Friday, 4 May 2007

Where’s the Stuff? (东西在哪里?)

I think many Singaporeans remember this very funny advertisement from Ikea. A group of thugs breaks into a house and confronts a young man.

Thug (menacingly):
Where’s the stuff? Hand it over quickly! (presumably referring to drugs)
Young man:
I don’t know.
Thug gets impatient and repeats question:
Young man (in exasperated voice):
I don’t know. I really don’t know.

And then the camera zooms out and we see the young man’s room is in a complete mess with things strewn all over the place.
And the message from the advertisers says: "Storage problems?" ..… I think you can guess what they are selling.

I love this advertisement. It’s funny and it brings across so graphically the basic message of 5S, which is:

Good housekeeping makes it easier to find things and thus improves productivity.

But what happens when you get to the workplace?

Over the past 20 years, I have amassed literally thousands of photos of cluttered, messy and dirty workplaces. Most of the time, people know that it is important to practise good housekeeping, but they are too busy and have ‘no time’. Unfortunately, these people will wait till a crisis arises before they try to put their house in order; such as in the event of an accident, or a warning from the authorities or an impending visit by their customer. In other words, they think that housekeeping is important but not urgent. We will do it when we have time. But the longer you delay, the dirtier the place becomes and the more difficult it is to put right.

In his outstanding book, The Seven Habits of Highly Effective People, Steven Covey says that a highly effective person is one who is 'proactive' and 'puts first things first'. He distinguishes tasks that are urgent but not important, from those that are important but not urgent, and consciously sets aside time for the latter. Good housekeeping, or what we call 5S belongs to the second category. My Japanese teacher, Mr Motomu Baba puts it differently; "Do fire-preventing, not fire-fighting."

So take a good look at your workplace. Is it like the photos below? If it is, in Steven Covey’s book, you are not creative but ineffective.

003a - messy desk

003b - messy store room

003e - messy store room

003f - messy work table


Anonymous said...

On Labour Day my family wanted to eat Indian Muslim food for lunch and the nearest place was at Jln Leban, upper Thomson Road. We saw the popular Prata shop was packed to capacity, So we went to the next shop with less people. While eating, I noticed the owner of a seven-eleven type of shop next door happily serving a few customers with fruits from a large fridge outside his shop. Later we went into his shop to buy some sundry items. I was very impressed with the owner of this shop. If Chun See were to be there, he would have taken some photos of the shop that has good layout, clever display of his goods, and overall cleanliness. He may have copied the NTUC fair-price ways of doing things. Still I admire him because he is a one-man-operator. He acts as a cashier, a saleman, a sundry worker and a cheerful boss, all rolled into one. He is able to do this, because he is unknowingly practising 5S principles of good house-keeping.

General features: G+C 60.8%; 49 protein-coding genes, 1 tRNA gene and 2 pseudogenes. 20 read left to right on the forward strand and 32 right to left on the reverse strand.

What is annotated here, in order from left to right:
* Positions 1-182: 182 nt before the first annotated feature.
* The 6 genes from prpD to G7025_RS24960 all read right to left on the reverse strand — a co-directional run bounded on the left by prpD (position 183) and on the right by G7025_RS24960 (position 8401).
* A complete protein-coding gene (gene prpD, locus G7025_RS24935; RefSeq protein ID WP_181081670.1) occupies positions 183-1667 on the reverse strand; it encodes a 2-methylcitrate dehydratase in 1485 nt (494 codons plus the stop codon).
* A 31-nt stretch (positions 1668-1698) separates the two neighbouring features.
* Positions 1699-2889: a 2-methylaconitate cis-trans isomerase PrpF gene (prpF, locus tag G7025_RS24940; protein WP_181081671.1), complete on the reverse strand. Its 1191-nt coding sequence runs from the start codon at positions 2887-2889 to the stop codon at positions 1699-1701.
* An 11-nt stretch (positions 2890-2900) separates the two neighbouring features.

Anonymous said...

The recycling movement is now pretty strong in Singapore, because many waste products can be sold for money like old newspapers, clothings, electrical appliances, steel/aluminium articles and the likes. The disposal of these items are not much of a problem, provided owners of such items take trouble to pack them nicely and place them at appropriate places for cleaners to collect. As a result, owners practising good house-keeping, while cleaners and junk-collectors are able to carry out their jobs with less hazzle, making some extra money . Isn't such a practice good for everyone?

Anonymous said...

By looking at Chun See's pictures of bad 5S practice, we should know why many fires occurred at SME workshops.

Lam Chun See said...

Actually, many of the big co's just as bad.

Fat Cat said...

Actually, there is a lot of psychological information that can be obtained just by looking at a person's desk.

There are the powerful CEO types...whose tables are often clear of clutter,only the bare essentials. They may not even have items from home, such as a photography from home, or stuffed toys or decor ornaments. So, they reveal very little about their private life and you can be sure that they are very objective and get things done very quickly.

Then, of course, there are those who clutter their desk with notes, books, publications etc. More or less, you can sense that they are the insecure type...who need all the information on hand before they make decisions etc.

Nevertheless, clutter is still seen to be unsightly and undesirable. It hampers productivity as time is oftne lost trying to find the file that you need of or that very important document for an urgent meeting.

Anonymous said...


I read a same topic 2 month ago. The topic helps me to improve my competency.

Apart from that, below article also is the same meaning

5S checklist

Tks again and nice keep posting